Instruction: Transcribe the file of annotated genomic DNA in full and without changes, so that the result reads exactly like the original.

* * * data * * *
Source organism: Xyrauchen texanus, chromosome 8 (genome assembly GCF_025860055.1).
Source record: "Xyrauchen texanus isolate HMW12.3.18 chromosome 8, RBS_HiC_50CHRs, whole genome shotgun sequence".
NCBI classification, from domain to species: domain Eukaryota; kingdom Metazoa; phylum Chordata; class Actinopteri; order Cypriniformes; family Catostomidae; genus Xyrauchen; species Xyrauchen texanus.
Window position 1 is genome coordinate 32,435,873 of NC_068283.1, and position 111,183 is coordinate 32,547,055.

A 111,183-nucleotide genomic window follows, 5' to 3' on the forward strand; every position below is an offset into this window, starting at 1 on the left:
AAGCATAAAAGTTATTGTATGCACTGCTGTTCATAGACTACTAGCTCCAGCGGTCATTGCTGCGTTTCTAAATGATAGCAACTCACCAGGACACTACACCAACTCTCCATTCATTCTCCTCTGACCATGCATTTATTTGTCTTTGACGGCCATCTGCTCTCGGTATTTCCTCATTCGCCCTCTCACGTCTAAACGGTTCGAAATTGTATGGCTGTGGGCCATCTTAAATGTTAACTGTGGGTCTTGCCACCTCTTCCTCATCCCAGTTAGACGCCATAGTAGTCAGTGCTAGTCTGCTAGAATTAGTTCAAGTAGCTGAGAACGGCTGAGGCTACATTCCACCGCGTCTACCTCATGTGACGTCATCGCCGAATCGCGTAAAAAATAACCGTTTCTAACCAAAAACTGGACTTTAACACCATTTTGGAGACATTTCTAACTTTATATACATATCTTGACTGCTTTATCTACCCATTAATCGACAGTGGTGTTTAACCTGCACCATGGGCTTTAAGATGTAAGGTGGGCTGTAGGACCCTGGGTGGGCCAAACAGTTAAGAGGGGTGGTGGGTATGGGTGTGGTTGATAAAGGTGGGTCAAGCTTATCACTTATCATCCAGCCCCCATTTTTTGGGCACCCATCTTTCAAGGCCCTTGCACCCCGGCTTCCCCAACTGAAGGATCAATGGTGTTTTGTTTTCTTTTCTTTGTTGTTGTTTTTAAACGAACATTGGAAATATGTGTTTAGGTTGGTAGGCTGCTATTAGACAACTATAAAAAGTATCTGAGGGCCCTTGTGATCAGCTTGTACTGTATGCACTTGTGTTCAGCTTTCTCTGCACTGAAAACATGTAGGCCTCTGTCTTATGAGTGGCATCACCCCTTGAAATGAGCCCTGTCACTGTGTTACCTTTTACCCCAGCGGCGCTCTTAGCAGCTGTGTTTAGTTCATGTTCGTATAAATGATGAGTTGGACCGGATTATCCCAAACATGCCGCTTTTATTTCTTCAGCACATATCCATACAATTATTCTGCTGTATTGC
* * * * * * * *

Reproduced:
Source organism: Xyrauchen texanus, chromosome 8 (genome assembly GCF_025860055.1).
Source record: "Xyrauchen texanus isolate HMW12.3.18 chromosome 8, RBS_HiC_50CHRs, whole genome shotgun sequence".
NCBI classification, from domain to species: domain Eukaryota; kingdom Metazoa; phylum Chordata; class Actinopteri; order Cypriniformes; family Catostomidae; genus Xyrauchen; species Xyrauchen texanus.
Window position 1 is genome coordinate 32,435,873 of NC_068283.1, and position 111,183 is coordinate 32,547,055.

A 111,183-nucleotide genomic window follows, 5' to 3' on the forward strand; every position below is an offset into this window, starting at 1 on the left:
AAGCATAAAAGTTATTGTATGCACTGCTGTTCATAGACTACTAGCTCCAGCGGTCATTGCTGCGTTTCTAAATGATAGCAACTCACCAGGACACTACACCAACTCTCCATTCATTCTCCTCTGACCATGCATTTATTTGTCTTTGACGGCCATCTGCTCTCGGTATTTCCTCATTCGCCCTCTCACGTCTAAACGGTTCGAAATTGTATGGCTGTGGGCCATCTTAAATGTTAACTGTGGGTCTTGCCACCTCTTCCTCATCCCAGTTAGACGCCATAGTAGTCAGTGCTAGTCTGCTAGAATTAGTTCAAGTAGCTGAGAACGGCTGAGGCTACATTCCACCGCGTCTACCTCATGTGACGTCATCGCCGAATCGCGTAAAAAATAACCGTTTCTAACCAAAAACTGGACTTTAACACCATTTTGGAGACATTTCTAACTTTATATACATATCTTGACTGCTTTATCTACCCATTAATCGACAGTGGTGTTTAACCTGCACCATGGGCTTTAAGATGTAAGGTGGGCTGTAGGACCCTGGGTGGGCCAAACAGTTAAGAGGGGTGGTGGGTATGGGTGTGGTTGATAAAGGTGGGTCAAGCTTATCACTTATCATCCAGCCCCCATTTTTTGGGCACCCATCTTTCAAGGCCCTTGCACCCCGGCTTCCCCAACTGAAGGATCAATGGTGTTTTGTTTTCTTTTCTTTGTTGTTGTTTTTAAACGAACATTGGAAATATGTGTTTAGGTTGGTAGGCTGCTATTAGACAACTATAAAAAGTATCTGAGGGCCCTTGTGATCAGCTTGTACTGTATGCACTTGTGTTCAGCTTTCTCTGCACTGAAAACATGTAGGCCTCTGTCTTATGAGTGGCATCACCCCTTGAAATGAGCCCTGTCACTGTGTTACCTTTTACCCCAGCGGCGCTCTTAGCAGCTGTGTTTAGTTCATGTTCGTATAAATGATGAGTTGGACCGGATTATCCCAAACATGCCGCTTTTATTTCTTCAGCACATATCCATACAATTATTCTGCTGTATTGC